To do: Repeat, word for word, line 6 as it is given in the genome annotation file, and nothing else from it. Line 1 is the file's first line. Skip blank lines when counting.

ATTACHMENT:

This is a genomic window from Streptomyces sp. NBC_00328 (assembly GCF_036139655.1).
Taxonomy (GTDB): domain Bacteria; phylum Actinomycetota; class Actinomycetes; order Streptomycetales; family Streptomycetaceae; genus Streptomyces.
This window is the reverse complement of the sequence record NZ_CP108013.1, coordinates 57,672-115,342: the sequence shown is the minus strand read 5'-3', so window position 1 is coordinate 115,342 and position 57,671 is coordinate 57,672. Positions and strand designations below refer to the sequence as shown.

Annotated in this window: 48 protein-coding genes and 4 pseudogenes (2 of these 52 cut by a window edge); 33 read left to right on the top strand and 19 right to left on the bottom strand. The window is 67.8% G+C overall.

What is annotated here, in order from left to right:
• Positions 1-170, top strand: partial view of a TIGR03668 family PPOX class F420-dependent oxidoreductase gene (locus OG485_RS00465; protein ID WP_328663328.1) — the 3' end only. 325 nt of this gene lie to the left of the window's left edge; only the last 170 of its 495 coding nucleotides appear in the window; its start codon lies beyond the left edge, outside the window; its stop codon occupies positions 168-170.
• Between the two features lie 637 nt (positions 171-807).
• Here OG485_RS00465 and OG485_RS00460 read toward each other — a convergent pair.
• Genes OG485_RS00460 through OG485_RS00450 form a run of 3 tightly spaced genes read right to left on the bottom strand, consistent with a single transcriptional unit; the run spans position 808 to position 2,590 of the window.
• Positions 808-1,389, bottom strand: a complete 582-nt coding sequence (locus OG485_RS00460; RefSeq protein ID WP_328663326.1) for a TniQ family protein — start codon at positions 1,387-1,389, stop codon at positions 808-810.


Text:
• Positions 1-170, top strand: partial view of a TIGR03668 family PPOX class F420-dependent oxidoreductase gene (locus OG485_RS00465; protein ID WP_328663328.1) — the 3' end only. 325 nt of this gene lie to the left of the window's left edge; only the last 170 of its 495 coding nucleotides appear in the window; its start codon lies beyond the left edge, outside the window; its stop codon occupies positions 168-170.